An epic retelling

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All set to be staged today at Reis Magos fort, ‘Forest Tales: A Sitayana’ by California-based educator and performance artiste, Anuj Vaidya, is a sci-fi eco-feminist retelling of the Ramayana set against a modern backdrop, finds NT KURIOCITY

ANNA FERNANDES | NT KURIOCITY

One of the world’s oldest epics, the Ramayana is a tale told and retold. And in Anuj Vaidya’s richly rendered retelling, Sita begins as a million microbes in space brought down to Earth in order to bring water to a parched Earth. Centuries of evolution turn her into a forest and when Rama, the heir to a large business corporation, strums the string of Shiva’s bow, the forest is enamoured. This sci-fi eco-feminist retelling of the Ramayana, ‘Forest Tales: A Sitayana’ presented by Thus. and TIFA Working Studios will be staged today, December 13, 7:30 p.m. at Reis Magos fort, Verem.

“The Ramayana is a story that has political, cultural and religious resonances across India. It bookended my childhood and kept reappearing in my life in many ways. I was always amazed to see how a story that has been retold so many times can have such an emotional impact on its audience,” says the California-based educator and performance artiste. Speaking about the project that has been in the making for seven years, he adds that he decided to recast the story in a way that was relevant with issues plaguing society today.

‘Forest Tales: A Sitayana’, is loosely inspired by ‘Kanchana Sita’, a 1977 Malayalam film by G Aravindan, based on a 1961 play by Malayalam playwright C N Sreekantan Nair. Initially imagined as a film, the project intended to extend the ethos of ecology into artistic practice by finding human-powered energy solutions for the production, and “create a film that was off the grid”. “However, I soon realised that the most ecological film is the one that never gets made. We don’t really talk about the material-impact of the cinema industry but it is one of the most polluting industries with a huge carbon footprint,” he adds. Staged in two acts, the project now exists as a performance of the film, wherein, in lieu of making the film, elements of cinema are re-enacted.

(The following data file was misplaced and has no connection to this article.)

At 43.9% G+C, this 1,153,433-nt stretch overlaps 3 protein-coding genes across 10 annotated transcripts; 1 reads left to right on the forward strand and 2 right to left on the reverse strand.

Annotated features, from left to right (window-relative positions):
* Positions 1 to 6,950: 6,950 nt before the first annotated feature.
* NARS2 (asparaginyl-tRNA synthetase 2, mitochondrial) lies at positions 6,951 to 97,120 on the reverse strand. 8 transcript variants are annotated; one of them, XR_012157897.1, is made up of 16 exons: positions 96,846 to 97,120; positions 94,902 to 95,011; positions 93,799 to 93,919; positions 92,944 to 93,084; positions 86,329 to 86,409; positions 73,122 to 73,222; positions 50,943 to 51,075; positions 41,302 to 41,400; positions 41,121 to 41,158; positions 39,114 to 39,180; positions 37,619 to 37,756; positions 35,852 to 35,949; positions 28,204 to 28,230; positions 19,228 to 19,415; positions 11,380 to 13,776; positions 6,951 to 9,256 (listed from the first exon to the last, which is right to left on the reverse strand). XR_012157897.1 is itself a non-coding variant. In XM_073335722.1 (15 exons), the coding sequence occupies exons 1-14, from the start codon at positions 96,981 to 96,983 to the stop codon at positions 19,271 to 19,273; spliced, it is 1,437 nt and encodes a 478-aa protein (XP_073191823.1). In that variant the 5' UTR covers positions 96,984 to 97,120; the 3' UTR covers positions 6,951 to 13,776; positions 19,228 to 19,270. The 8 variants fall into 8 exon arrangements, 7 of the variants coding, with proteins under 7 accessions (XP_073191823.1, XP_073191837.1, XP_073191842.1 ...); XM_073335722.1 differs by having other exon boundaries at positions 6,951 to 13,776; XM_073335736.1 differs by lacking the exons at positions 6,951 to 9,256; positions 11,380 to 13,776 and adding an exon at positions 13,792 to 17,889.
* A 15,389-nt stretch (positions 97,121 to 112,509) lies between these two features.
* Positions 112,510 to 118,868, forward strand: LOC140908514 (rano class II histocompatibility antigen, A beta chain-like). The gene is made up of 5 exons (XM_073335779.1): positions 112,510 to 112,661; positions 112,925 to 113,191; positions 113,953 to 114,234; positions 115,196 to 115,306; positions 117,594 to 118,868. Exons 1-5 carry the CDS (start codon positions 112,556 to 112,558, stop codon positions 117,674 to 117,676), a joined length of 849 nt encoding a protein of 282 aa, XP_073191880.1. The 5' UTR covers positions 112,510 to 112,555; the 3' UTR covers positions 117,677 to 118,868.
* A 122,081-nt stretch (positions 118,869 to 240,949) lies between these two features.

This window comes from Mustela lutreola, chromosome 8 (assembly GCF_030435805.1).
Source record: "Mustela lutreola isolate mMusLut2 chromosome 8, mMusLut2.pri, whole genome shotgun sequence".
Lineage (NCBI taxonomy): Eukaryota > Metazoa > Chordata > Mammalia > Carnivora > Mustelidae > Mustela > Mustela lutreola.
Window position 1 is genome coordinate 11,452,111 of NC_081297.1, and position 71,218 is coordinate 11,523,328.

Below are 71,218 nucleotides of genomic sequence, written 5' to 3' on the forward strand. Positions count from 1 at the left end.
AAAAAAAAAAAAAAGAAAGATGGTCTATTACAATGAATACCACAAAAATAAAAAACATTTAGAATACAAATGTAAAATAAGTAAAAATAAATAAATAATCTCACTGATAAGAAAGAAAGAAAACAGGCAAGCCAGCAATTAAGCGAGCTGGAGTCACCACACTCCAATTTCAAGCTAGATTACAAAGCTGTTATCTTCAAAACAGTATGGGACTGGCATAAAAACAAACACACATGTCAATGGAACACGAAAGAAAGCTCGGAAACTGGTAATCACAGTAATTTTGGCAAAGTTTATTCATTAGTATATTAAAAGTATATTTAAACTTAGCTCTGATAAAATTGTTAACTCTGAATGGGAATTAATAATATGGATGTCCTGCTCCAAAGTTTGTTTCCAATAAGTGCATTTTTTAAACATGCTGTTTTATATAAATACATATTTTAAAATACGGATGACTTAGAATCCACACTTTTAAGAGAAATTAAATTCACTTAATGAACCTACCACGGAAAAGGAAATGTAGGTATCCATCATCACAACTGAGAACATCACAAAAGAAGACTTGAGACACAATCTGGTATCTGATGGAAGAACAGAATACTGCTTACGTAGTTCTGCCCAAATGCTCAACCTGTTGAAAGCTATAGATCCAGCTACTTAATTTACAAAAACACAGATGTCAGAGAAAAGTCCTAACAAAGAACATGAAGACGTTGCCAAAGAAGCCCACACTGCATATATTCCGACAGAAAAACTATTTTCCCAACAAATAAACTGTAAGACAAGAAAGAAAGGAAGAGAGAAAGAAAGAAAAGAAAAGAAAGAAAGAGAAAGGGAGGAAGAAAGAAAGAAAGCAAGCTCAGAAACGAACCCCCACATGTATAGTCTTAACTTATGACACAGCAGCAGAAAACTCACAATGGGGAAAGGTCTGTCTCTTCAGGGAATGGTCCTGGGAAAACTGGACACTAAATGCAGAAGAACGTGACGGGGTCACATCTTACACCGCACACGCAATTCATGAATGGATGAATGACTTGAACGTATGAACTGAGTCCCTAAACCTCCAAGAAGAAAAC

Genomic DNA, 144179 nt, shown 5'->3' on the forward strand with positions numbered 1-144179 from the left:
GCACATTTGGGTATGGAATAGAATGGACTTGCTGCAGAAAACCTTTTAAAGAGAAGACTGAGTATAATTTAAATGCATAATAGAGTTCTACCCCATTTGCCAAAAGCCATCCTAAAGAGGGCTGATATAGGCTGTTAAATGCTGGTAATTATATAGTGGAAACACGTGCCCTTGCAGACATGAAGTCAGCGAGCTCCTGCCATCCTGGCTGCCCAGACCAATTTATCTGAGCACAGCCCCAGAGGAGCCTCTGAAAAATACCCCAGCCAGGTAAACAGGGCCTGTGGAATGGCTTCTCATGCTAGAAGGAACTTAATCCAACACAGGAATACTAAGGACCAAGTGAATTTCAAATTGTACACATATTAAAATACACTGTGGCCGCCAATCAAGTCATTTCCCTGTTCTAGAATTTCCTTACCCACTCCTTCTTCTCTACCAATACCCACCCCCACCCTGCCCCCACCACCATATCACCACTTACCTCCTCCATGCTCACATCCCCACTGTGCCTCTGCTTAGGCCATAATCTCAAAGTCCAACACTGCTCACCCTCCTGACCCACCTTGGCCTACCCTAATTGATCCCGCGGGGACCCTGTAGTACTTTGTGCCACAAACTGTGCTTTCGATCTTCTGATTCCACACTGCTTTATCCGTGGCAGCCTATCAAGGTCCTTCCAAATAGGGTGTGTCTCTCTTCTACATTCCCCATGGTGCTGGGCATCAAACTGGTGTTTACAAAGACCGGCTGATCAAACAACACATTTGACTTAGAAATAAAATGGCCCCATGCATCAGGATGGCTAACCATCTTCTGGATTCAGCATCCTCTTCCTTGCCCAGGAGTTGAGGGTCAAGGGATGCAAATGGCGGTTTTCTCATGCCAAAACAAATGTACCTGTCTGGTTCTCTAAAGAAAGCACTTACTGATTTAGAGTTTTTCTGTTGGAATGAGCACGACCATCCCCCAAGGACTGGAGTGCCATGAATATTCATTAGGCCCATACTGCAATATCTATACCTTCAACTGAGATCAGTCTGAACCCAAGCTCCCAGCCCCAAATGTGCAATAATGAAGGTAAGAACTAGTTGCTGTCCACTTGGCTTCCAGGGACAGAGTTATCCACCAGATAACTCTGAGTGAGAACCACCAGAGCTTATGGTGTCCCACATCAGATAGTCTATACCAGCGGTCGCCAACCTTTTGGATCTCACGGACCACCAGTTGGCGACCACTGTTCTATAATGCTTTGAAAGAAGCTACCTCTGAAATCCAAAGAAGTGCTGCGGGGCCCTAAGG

He explains: “In my first performance, I staged a film shoot. But rather than having cameras, the audience was invited on stage to become the camera. They were given viewfinders and they had to capture the shot through the viewfinder and hold that particular shot in their memory. Everyone was then blindfolded and led through a visualisation where they had to reimagine the rest of the scene together.” The project, therefore, is as much a reimagining of the Ramayana as it is a reimagining of cinema itself.

At its basis, the project aims at making a green statement by emphasising the interdependent relationship between nature and culture. The performance also enters the queer discourse by freeing Sita of gender before she takes the form of a woman, while the allusion to ‘Om Corporations’ symbolises the commercialisation of religion. Additionally, the project also merges the concepts of science and religion. “Science and religion are the biggest storytelling traditions of our times. They both shape the way we see the world and tell us about how we came to be and where we are going.

The project merges science and religion as well as avoids binaries of casting one character as bad and another as good.”

The iteration of the project at Reis Magos Fort, Verem culminates with what Vaidya calls “speculative cinema”, wherein the narrative is formed through the collaborative effort of the audience. Audience members, therefore “become-sprocket” and participate in an embodied ‘motion-picture’, in the process of co-creating a cinema that exists in the audience’s collective imagination.

At its heart, ‘Forest Tales: A Sitayana’ is a story about ecology. “It’s really a chance for all of us to remember that there is no god or scientist that is going to save us, the problems around us are ones that we have created ourselves and it is up to each one of us to rise to the gods within us in order to become the change that we want to see,” he says.

The performance has been staged in Delhi, Pune, along with California and other venues in the US. “The response has always been one of empathy, of understanding and appreciation. Humanity is facing an existential threat. In the face of such dire circumstances, the performance urges us to rise up and be the best we can be,” he says. Future iterations of the play will draw attention to issues of Aarey and the Delhi Ridge, among other forests of India, adds Vaidya.

(‘Forest Tales: A Sitayana’ will be staged today, December 13, 7:30 p.m. at Reis Magos Fort, Verem. Fee: `200.)